WASHINGTON (CNN) – Attorney General Alberto Gonzales disputed testimony Tuesday from his one-time deputy, who said Gonzales and another White House official tried to pressure then-Attorney General John Ashcroft, when he was hospitalized in 2004, to reauthorize a surveillance program against terror suspects.
Former Deputy Attorney General James Comey testified in May that officials wanted Ashcroft to reverse a Justice Department opinion that the warrantless wiretapping program was illegal. He said Gonzales, then-White House counsel, and former White House Chief of Staff Andrew Card went to the hospital where Ashcroft was in intensive care to get him to sign off on the program, which the administration supported.
Ashcroft had turned his authority over to Comey while he was ill, and Comey said when he heard that Gonzales and Card were going to the hospital, he rushed over there.
Gonzales testified Tuesday that Ashcroft had been backing the program for at least two years, likely from its inception, and there was no disagreement over it.
"The disagreement that occurred, and the reason for the visit to the hospital, senator, was about other intelligence activities. It was not about the terrorist surveillance program that the president announced to the American people," Gonzales told Sen. Arlen Specter, ranking Republican on the Senate Judiciary Committee.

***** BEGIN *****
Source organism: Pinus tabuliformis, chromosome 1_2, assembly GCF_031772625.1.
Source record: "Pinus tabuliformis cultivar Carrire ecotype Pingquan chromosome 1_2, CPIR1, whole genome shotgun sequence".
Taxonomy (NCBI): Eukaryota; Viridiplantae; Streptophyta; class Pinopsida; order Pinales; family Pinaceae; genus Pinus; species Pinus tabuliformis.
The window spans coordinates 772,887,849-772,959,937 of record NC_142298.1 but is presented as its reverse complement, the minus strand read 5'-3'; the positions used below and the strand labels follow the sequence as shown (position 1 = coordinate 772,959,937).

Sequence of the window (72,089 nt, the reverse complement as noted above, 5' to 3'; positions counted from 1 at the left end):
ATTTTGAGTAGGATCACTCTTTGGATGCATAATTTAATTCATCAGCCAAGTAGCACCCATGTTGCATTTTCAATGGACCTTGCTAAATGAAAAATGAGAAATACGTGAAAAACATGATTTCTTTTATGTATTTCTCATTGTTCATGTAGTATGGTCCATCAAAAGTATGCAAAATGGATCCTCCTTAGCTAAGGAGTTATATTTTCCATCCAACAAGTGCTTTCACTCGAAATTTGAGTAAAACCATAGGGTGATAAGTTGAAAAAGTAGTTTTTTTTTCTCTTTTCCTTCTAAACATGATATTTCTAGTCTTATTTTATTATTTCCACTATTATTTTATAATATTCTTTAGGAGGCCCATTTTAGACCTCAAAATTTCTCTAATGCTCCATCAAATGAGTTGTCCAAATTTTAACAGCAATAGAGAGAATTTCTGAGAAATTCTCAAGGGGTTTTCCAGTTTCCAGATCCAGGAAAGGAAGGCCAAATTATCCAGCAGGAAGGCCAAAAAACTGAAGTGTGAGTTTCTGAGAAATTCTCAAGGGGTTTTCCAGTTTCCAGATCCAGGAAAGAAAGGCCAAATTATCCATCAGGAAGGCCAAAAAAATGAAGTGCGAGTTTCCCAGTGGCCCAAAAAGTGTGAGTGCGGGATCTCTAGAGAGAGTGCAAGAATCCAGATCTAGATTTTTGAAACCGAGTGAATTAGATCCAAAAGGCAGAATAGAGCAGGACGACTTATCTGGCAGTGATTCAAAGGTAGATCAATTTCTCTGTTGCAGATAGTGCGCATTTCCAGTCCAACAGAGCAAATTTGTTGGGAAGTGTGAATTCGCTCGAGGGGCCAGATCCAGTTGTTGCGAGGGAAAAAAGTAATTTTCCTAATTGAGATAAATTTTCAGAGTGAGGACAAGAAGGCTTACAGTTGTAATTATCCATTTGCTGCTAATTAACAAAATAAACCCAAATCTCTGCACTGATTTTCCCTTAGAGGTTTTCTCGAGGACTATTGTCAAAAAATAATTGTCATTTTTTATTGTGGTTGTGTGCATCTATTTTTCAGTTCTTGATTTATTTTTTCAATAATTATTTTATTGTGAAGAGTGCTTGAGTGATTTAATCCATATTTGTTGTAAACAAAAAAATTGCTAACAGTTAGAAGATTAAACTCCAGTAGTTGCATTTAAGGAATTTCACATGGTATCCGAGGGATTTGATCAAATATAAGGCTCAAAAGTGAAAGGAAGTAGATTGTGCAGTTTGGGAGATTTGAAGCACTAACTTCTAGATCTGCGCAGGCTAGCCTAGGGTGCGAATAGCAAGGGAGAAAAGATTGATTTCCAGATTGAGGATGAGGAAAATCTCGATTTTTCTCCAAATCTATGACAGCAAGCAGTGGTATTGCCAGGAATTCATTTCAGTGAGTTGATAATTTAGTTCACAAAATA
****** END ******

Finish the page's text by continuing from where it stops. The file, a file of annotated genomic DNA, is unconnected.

"Mr. Attorney General, do you expect us to believe that?" Specter asked impatiently.
A top aide to Fred Thompson resigned Tuesday.
WASHINGTON (CNN) - A top adviser to possible Republican presidential candidate Fred Thompson has submitted his resignation, Republican sources told CNN Tuesday.
Tom Collamore joined the nascent Thompson effort after being recruited away from his post at Altria, the parent company of such brands as Kraft Foods and Philip Morris.
The Thompson campaign said that former GOP Sen. Spencer Abraham - who served as Energy Secretary from 2001 to 2005 - would come aboard in a top campaign role along with veteran Florida Republican strategist Randy Enright.
A campaign spokeswoman said Collamore would remain as a senior adviser.
In a telephone conversation with CNN, Collamore confirmed he has resigned from his position at Friends of Fred Thompson.
"It was an honor to be part of getting things started, and I believe I helped get things ready for the next level," he said.